Max Hodak, the President of Neuralink, a company that aims to connect human brains with computers co-founded by Tesla and SpaceX CEO Elon Musk, have said he left the company a few weeks ago. Hodak gave no reason for his departure.
In a post on Twitter on Saturday, Hodak, who is also a co-founder of Neuralink, said he learned “a ton” from the company and that he remained a “huge cheerleader ”for that. Although Hodak did not reveal where he was going, he mentioned that he was moving on to new things. In response to a comment hit seemed to cross “Jurassic Park” as a possible option, a reference to his recent statement that Neuralink could probably build an actual version by Steven Spielberg’s Dinosaur Clone Park.
“Would not be genetically authentic dinosaurs, however,” Hodak listed on Twitter on April 4, adding a man pulling emoji on his shoulders. “Maybe 15 years of breeding + technique to get super exotic new species.”
As someone who used to have nightmares about dinosaurs as a child because of Jurassic Park, I say no thank you.
Launchein 2017, Neuralink aims to use ultra-high bandwidth brain interfacesor implantable chips to connect human brains with computers. Musk has stated one different uses for the product, from enabling someone with paralysis to use a smartphone in mind to let paraplegics go again. Neuralink could also help humans achieve a “symbiosis” with artificial intelligence, according to Musk, allowing us to be on the same level as our advanced technologies.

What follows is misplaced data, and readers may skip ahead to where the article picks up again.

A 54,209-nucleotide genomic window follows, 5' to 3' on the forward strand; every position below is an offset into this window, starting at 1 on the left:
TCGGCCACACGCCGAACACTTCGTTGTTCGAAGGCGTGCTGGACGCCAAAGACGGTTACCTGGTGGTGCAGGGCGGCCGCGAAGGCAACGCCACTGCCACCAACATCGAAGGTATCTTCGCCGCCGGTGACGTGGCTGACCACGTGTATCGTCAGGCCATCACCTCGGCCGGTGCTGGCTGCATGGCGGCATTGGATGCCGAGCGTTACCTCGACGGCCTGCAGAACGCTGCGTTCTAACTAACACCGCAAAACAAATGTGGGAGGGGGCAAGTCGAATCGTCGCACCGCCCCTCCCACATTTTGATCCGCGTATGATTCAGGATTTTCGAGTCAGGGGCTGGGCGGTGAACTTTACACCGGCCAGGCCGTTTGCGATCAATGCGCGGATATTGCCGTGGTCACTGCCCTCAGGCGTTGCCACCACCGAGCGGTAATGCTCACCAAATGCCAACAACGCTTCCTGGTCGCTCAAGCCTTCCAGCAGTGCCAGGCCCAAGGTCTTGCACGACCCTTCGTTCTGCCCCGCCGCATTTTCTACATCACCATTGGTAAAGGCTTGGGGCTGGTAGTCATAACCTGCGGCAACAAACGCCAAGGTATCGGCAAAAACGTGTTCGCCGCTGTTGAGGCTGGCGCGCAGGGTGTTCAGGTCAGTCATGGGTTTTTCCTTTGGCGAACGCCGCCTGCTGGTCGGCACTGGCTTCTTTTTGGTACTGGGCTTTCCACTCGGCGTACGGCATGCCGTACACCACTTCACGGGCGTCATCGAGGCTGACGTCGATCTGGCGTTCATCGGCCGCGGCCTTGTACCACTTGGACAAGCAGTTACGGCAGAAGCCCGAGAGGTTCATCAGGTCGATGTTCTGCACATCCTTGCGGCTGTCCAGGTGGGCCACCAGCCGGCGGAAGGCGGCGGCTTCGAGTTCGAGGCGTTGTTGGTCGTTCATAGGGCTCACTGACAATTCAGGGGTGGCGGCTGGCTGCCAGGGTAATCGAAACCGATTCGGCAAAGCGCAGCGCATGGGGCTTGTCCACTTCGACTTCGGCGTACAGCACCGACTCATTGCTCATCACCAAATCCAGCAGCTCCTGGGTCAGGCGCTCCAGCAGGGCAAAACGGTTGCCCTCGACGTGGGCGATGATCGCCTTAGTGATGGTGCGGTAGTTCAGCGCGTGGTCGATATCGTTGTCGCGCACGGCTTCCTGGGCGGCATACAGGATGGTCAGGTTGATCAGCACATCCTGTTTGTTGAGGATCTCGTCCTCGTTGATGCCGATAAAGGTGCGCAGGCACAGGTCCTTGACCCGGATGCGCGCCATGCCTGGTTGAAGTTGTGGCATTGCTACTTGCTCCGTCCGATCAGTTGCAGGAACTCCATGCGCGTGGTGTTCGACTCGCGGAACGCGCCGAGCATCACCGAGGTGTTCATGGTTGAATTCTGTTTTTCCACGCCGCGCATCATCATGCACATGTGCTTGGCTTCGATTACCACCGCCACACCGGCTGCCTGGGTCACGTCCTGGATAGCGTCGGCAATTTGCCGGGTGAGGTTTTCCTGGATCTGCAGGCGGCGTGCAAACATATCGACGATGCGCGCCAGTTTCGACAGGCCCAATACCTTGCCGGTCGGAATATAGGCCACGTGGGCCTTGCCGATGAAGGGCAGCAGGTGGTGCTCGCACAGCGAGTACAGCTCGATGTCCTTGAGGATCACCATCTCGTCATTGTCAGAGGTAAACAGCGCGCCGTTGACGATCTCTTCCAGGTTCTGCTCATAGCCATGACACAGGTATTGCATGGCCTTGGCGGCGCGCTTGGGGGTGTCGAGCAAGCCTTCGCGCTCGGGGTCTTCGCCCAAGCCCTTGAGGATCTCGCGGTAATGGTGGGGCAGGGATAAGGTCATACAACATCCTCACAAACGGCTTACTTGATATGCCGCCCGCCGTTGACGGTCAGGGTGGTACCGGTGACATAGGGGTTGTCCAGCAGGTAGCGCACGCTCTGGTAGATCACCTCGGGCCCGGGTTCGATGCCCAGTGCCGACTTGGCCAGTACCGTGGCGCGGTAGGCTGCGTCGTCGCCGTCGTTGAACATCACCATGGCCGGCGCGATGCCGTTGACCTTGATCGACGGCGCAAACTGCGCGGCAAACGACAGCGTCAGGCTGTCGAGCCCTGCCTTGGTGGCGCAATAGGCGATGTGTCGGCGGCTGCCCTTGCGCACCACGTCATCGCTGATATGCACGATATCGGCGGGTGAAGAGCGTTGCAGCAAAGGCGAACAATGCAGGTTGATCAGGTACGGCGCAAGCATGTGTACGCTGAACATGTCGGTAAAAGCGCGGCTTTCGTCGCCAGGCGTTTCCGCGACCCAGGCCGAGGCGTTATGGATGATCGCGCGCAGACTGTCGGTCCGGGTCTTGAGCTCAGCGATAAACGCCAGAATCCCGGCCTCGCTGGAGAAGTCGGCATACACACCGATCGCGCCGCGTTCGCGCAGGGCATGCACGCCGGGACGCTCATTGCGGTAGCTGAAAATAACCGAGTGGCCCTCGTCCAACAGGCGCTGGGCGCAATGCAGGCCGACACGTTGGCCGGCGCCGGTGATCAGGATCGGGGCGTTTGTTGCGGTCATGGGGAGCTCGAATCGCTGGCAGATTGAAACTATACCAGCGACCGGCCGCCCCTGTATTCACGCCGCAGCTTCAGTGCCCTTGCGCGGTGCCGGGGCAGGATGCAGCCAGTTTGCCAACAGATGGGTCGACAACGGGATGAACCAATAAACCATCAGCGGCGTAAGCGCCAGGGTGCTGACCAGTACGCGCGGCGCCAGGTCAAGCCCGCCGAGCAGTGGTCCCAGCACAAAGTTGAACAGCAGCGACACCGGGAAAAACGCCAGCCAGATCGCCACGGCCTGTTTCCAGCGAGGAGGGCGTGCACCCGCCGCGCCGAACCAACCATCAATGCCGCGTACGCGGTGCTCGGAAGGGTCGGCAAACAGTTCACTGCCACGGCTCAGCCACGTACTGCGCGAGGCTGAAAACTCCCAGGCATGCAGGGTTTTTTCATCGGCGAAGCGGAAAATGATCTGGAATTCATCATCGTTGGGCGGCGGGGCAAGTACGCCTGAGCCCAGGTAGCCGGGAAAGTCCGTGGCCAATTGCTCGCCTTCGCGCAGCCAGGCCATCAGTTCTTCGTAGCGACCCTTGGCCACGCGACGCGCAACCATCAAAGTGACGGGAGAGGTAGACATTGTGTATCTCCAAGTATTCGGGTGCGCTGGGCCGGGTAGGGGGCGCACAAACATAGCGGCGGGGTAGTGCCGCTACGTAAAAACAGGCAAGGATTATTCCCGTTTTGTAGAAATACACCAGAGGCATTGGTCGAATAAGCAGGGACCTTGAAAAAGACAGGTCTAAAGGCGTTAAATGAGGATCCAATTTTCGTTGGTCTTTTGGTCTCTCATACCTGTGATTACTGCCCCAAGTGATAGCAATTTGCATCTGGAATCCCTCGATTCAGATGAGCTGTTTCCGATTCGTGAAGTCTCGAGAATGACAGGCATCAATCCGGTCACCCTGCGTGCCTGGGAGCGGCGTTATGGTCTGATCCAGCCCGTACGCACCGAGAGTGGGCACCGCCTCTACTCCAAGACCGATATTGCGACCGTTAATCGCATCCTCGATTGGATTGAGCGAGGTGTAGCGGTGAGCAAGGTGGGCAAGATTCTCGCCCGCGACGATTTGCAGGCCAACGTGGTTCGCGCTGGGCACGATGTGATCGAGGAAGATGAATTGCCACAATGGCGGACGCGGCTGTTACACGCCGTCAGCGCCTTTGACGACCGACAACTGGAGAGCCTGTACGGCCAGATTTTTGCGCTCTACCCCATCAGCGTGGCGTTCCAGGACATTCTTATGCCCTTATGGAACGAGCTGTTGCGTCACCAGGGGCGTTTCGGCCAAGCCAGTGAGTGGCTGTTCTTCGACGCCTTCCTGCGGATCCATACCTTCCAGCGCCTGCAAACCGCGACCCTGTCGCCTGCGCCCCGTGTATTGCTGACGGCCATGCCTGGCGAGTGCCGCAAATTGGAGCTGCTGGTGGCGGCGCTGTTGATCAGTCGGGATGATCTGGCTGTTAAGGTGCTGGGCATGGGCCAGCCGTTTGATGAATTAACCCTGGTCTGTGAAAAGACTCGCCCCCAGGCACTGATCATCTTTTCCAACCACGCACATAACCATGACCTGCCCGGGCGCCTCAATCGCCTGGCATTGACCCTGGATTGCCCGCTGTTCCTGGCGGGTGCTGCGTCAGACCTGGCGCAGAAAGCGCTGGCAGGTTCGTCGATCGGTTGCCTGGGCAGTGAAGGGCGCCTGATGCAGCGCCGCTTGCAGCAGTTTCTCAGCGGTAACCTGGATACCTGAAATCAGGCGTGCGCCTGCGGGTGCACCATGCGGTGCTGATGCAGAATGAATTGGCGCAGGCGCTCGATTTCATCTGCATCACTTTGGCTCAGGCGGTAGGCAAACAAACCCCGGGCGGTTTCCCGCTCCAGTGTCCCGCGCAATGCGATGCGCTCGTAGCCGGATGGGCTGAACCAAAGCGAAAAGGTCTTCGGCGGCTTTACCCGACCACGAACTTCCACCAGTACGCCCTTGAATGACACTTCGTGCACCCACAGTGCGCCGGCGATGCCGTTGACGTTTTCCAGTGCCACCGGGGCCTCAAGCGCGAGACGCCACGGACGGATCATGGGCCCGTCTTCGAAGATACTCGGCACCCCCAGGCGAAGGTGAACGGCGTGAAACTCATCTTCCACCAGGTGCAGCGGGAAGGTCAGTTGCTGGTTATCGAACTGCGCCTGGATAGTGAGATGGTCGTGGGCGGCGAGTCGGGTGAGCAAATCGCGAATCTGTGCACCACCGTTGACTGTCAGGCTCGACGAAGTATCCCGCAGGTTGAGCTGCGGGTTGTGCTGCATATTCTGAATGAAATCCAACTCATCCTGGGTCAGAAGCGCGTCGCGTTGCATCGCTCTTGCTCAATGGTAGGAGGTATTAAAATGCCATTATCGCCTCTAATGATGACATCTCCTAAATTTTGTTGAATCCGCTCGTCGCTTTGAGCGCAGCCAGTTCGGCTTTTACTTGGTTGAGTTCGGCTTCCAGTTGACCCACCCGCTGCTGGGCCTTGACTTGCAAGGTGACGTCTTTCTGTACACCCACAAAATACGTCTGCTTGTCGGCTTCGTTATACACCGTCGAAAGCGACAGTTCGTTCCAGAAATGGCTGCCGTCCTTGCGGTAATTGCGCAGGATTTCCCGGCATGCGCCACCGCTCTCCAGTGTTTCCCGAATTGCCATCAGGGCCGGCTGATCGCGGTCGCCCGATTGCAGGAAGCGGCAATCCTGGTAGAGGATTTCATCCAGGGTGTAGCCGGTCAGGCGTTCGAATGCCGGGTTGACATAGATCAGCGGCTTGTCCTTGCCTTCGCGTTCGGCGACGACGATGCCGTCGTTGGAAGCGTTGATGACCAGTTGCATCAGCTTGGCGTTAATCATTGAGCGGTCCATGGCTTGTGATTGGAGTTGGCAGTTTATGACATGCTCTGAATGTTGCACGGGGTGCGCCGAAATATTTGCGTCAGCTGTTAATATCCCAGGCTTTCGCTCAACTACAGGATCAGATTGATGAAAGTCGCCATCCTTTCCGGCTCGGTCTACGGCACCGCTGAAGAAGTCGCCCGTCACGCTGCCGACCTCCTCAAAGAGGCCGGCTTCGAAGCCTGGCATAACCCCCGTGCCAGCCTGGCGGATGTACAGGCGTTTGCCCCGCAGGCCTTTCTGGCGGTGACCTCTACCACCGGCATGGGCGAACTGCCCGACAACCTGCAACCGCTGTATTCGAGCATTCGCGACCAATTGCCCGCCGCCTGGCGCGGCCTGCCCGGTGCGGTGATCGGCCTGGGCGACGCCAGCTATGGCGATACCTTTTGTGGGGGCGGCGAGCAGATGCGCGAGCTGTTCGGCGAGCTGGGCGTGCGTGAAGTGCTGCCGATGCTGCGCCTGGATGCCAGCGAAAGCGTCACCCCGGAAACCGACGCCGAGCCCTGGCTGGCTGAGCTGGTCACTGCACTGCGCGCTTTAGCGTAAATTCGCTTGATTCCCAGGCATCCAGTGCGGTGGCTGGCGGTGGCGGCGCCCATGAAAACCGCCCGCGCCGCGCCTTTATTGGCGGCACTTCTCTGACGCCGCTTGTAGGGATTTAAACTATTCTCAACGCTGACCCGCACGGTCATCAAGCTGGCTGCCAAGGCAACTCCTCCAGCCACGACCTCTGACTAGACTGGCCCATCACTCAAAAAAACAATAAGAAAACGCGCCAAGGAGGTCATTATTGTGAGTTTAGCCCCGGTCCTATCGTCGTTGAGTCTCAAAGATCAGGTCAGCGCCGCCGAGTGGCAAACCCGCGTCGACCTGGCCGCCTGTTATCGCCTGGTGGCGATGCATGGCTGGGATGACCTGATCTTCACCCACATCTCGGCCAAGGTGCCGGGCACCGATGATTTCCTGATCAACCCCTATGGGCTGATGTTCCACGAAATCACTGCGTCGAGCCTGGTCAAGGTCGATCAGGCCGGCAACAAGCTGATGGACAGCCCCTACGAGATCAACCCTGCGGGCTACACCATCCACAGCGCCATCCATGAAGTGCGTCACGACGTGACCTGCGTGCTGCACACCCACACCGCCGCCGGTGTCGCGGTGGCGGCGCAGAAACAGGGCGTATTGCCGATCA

Neuralink made headlines in April when it announced that it had succeeded in getting a monkey named Pager to play video games Pong
with his mind and published a video that apparently demonstrated this. Researchers had implanted a Neuralink on each side of the nine-year-old monkey brain about six weeks before recording the video.
Before you learn to play Pong, researchers taught Pager how to use a joystick and reward him with a banana smoothie delivered through a straw as he moved a cursor to an illuminated block on the screen. This exercise enabled the Neuralink devices in his brain to record its activity via the more than 2,000 electrodes implanted in the regions of the motor bark, which coordinate hand and arm movements.
The data was then entered into a Neuralink decoder algorithm to predict the monkey’s intentional hand movements. After a few minutes of calibration, the decoder understood Pager’s neural patterns well enough that the monkey no longer needed the joystick to move the cursor to the block. Pager could move it with his mind, said the video’s narrator. A demonstration of so-called MingPong followed.
Monkeys are not the only ones with Neuralinks in the brain. The company is too test their technology on pigs, although not published any videos of pigs playing Pong. Musk has stated that the Food and Drug Administration had given Neuralink status as a “breakthrough device”, a classification speeding up the development, assessment and review of medical deloads.